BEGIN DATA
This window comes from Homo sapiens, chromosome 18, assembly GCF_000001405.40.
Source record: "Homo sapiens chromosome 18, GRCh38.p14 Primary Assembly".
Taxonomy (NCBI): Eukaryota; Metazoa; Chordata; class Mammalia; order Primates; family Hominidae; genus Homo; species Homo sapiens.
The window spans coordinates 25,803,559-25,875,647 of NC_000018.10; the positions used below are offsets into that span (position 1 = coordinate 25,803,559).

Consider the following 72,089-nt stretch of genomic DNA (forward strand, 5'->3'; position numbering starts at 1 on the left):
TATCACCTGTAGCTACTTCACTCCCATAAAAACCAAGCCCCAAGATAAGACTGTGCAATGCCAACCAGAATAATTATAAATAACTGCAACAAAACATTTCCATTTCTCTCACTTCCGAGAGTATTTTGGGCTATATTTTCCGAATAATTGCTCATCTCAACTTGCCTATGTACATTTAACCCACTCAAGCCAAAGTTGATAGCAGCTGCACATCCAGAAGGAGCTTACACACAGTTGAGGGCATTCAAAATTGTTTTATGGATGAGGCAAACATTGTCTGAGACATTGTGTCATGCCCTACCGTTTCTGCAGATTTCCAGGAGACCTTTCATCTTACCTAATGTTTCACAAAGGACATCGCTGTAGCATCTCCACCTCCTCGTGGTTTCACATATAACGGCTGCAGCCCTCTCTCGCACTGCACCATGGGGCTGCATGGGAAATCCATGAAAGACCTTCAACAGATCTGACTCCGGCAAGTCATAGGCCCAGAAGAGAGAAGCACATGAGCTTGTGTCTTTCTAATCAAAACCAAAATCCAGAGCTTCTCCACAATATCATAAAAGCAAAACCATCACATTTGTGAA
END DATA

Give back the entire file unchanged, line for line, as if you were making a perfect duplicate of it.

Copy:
This window comes from Homo sapiens, chromosome 18, assembly GCF_000001405.40.
Source record: "Homo sapiens chromosome 18, GRCh38.p14 Primary Assembly".
Taxonomy (NCBI): Eukaryota; Metazoa; Chordata; class Mammalia; order Primates; family Hominidae; genus Homo; species Homo sapiens.
The window spans coordinates 25,803,559-25,875,647 of NC_000018.10; the positions used below are offsets into that span (position 1 = coordinate 25,803,559).

Consider the following 72,089-nt stretch of genomic DNA (forward strand, 5'->3'; position numbering starts at 1 on the left):
TATCACCTGTAGCTACTTCACTCCCATAAAAACCAAGCCCCAAGATAAGACTGTGCAATGCCAACCAGAATAATTATAAATAACTGCAACAAAACATTTCCATTTCTCTCACTTCCGAGAGTATTTTGGGCTATATTTTCCGAATAATTGCTCATCTCAACTTGCCTATGTACATTTAACCCACTCAAGCCAAAGTTGATAGCAGCTGCACATCCAGAAGGAGCTTACACACAGTTGAGGGCATTCAAAATTGTTTTATGGATGAGGCAAACATTGTCTGAGACATTGTGTCATGCCCTACCGTTTCTGCAGATTTCCAGGAGACCTTTCATCTTACCTAATGTTTCACAAAGGACATCGCTGTAGCATCTCCACCTCCTCGTGGTTTCACATATAACGGCTGCAGCCCTCTCTCGCACTGCACCATGGGGCTGCATGGGAAATCCATGAAAGACCTTCAACAGATCTGACTCCGGCAAGTCATAGGCCCAGAAGAGAGAAGCACATGAGCTTGTGTCTTTCTAATCAAAACCAAAATCCAGAGCTTCTCCACAATATCATAAAAGCAAAACCATCACATTTGTGAA